Ecuador President Declares War Against Drug Gangs


In recent years, the governments in Ecuador have not been able to get away from the public order problems that have emerged especially in prisons. Riots, rebellions and guards taken hostage have been constant topics on the country’s agenda. Early elections were organised in the summer of last year when the previous president, Guillermo Lasso (2021-2023), dissolved the Parliament, which he had disagreed with due to the public order problems caused by the increasingly powerful drug gangs, as well as the violent incidents and other social unrest caused by the dominance of gangs in prisons.

Presidential candidate Villavicencio killed after rally

A week or two before the first round of the elections, the murder of Fernando Villavicencio, a presidential candidate with a journalist background, who had declared the fight against corruption and drug gangs as the main goal of his political programme and built his campaign on this struggle, in the middle of the street by hired killers after a rally in the capital, caused great surprise and uneasiness both inside and outside the country. This daring murder drew the attention of the region and the world to the Andean country. In the presidential elections that went to a second round, the questions of how security and public order would be ensured and how gangs would be fought dominated the agenda. With the effect of political murder, conservative liberal candidate Daniel Noboa left his leftist rival Luisa Gonzalez behind, was elected president at the age of 36, and took office in November.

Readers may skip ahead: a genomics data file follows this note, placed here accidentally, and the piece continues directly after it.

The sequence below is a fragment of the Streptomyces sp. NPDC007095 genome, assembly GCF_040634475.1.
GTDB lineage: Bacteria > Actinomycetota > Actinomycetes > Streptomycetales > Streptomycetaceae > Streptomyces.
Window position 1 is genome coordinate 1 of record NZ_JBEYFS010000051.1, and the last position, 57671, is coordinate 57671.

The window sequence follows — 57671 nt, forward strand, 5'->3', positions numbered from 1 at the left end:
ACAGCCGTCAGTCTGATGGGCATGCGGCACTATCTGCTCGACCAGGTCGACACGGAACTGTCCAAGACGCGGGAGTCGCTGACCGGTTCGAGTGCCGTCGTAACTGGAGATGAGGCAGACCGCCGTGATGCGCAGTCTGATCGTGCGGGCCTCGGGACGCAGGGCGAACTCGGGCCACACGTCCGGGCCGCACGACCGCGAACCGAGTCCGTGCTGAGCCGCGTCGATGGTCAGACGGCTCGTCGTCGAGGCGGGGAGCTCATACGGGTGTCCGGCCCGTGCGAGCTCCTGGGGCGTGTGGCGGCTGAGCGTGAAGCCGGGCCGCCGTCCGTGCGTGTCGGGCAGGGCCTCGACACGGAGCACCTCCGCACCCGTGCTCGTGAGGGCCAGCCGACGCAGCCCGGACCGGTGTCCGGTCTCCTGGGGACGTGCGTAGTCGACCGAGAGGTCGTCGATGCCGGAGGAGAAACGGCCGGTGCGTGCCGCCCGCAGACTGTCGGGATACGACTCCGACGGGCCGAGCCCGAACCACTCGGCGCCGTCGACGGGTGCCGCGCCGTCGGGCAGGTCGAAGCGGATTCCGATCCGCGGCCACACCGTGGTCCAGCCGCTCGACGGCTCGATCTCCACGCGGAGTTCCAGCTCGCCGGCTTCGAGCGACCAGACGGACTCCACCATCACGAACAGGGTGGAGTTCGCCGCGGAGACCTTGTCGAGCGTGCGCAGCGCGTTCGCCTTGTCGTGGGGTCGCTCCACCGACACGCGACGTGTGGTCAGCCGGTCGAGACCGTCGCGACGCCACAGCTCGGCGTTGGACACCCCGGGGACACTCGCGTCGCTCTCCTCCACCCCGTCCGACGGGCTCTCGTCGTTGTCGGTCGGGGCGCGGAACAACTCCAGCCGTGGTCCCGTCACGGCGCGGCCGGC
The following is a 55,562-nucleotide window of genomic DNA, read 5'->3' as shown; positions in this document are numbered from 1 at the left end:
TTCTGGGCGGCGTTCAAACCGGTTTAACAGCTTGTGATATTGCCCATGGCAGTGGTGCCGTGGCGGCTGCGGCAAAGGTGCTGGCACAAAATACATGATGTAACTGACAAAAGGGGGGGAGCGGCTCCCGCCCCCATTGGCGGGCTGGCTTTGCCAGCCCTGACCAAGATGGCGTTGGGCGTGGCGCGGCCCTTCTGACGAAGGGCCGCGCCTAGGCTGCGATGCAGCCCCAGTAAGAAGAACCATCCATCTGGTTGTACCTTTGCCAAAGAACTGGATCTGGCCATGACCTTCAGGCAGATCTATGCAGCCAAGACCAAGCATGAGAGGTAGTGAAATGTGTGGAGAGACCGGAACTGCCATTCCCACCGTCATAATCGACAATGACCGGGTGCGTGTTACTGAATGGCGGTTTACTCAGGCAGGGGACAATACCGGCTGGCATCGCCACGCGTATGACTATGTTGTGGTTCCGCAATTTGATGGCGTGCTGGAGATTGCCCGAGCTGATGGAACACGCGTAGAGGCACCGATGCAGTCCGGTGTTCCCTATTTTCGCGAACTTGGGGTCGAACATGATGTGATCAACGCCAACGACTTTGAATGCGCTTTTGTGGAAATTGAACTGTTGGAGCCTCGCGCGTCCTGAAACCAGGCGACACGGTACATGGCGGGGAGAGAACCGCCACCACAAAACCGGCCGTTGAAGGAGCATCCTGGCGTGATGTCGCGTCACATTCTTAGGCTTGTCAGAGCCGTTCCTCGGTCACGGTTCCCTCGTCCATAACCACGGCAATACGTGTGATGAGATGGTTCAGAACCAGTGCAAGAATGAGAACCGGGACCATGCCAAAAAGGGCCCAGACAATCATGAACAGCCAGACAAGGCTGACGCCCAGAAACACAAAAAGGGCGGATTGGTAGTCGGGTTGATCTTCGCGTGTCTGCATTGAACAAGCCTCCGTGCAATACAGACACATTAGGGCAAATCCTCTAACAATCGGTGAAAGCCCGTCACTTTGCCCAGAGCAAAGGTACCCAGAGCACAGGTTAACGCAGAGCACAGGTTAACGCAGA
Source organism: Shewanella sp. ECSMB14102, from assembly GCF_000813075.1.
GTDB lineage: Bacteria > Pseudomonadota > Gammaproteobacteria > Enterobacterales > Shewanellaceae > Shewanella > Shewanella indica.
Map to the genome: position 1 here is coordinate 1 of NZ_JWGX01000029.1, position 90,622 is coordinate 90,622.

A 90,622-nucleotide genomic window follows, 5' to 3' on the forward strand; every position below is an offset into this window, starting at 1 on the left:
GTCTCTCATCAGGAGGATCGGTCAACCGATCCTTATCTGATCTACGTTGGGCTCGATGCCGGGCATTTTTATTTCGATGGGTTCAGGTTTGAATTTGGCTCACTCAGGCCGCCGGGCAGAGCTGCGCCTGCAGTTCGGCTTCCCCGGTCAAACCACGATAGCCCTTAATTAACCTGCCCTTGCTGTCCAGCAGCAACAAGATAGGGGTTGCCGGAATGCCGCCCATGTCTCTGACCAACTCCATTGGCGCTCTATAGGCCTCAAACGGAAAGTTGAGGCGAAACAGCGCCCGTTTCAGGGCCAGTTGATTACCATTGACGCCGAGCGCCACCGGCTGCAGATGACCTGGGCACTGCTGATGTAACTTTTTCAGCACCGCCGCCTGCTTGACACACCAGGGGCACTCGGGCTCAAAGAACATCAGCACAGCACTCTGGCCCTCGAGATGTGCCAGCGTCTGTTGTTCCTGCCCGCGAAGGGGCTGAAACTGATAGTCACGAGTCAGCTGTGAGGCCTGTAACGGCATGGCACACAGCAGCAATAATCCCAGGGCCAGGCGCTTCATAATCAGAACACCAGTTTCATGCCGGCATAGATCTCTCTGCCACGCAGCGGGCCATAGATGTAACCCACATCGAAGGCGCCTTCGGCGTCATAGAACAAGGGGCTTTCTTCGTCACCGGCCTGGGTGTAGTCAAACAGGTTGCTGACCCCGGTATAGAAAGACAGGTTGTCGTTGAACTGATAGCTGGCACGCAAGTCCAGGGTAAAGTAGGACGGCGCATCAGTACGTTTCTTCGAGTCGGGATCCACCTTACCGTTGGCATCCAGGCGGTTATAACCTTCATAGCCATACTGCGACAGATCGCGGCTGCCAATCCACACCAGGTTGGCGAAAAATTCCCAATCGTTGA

Ecuador has surrendered to gangs in the last 10 years

In Latin America, cocaine is produced in Colombia, Peru and Bolivia and exported to the USA and Europe via different routes. Ecuador, once a country of peace and tranquility located on the shores of the Pacific Ocean between Colombia and Peru, has recently become an export port for cocaine produced in neighbouring countries. Ecuador has become a favourite destination for drug-related criminal networks as a result of the infiltration of law enforcement, judiciary, prison administrations, politicians and port administrations by drug gangs, which have strengthened considerably in the last 10 years, and have captured key officials through bribery, threats and violence. According to 2023 figures, there are 22 gangs in the country with a total of 20,000 members. Last year, 7800 people lost their lives in gang and drug-related violence. The number of deaths in inter-gang fights, rebellion, resistance and hostage-taking incidents occurring only in prisons approached 500.

Mexican and Colombian cartels are behind the gangs